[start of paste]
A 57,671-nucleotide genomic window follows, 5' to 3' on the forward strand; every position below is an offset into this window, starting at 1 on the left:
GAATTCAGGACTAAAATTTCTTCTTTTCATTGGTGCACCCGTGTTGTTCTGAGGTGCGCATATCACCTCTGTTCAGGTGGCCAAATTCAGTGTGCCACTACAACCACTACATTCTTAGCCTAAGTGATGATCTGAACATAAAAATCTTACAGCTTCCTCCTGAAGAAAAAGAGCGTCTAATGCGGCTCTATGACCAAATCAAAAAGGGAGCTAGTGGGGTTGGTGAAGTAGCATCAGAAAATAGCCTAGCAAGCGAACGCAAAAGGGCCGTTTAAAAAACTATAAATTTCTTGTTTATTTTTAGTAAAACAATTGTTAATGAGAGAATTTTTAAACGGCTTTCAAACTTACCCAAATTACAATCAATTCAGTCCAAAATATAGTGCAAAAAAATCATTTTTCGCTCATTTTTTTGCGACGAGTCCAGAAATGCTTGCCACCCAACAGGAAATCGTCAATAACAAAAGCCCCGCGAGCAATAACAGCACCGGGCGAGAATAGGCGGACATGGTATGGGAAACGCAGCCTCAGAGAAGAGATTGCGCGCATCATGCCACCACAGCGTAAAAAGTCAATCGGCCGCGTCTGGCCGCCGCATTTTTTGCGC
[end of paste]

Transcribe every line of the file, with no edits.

A 57,671-nucleotide genomic window follows, 5' to 3' on the forward strand; every position below is an offset into this window, starting at 1 on the left:
GAATTCAGGACTAAAATTTCTTCTTTTCATTGGTGCACCCGTGTTGTTCTGAGGTGCGCATATCACCTCTGTTCAGGTGGCCAAATTCAGTGTGCCACTACAACCACTACATTCTTAGCCTAAGTGATGATCTGAACATAAAAATCTTACAGCTTCCTCCTGAAGAAAAAGAGCGTCTAATGCGGCTCTATGACCAAATCAAAAAGGGAGCTAGTGGGGTTGGTGAAGTAGCATCAGAAAATAGCCTAGCAAGCGAACGCAAAAGGGCCGTTTAAAAAACTATAAATTTCTTGTTTATTTTTAGTAAAACAATTGTTAATGAGAGAATTTTTAAACGGCTTTCAAACTTACCCAAATTACAATCAATTCAGTCCAAAATATAGTGCAAAAAAATCATTTTTCGCTCATTTTTTTGCGACGAGTCCAGAAATGCTTGCCACCCAACAGGAAATCGTCAATAACAAAAGCCCCGCGAGCAATAACAGCACCGGGCGAGAATAGGCGGACATGGTATGGGAAACGCAGCCTCAGAGAAGAGATTGCGCGCATCATGCCACCACAGCGTAAAAAGTCAATCGGCCGCGTCTGGCCGCCGCATTTTTTGCGC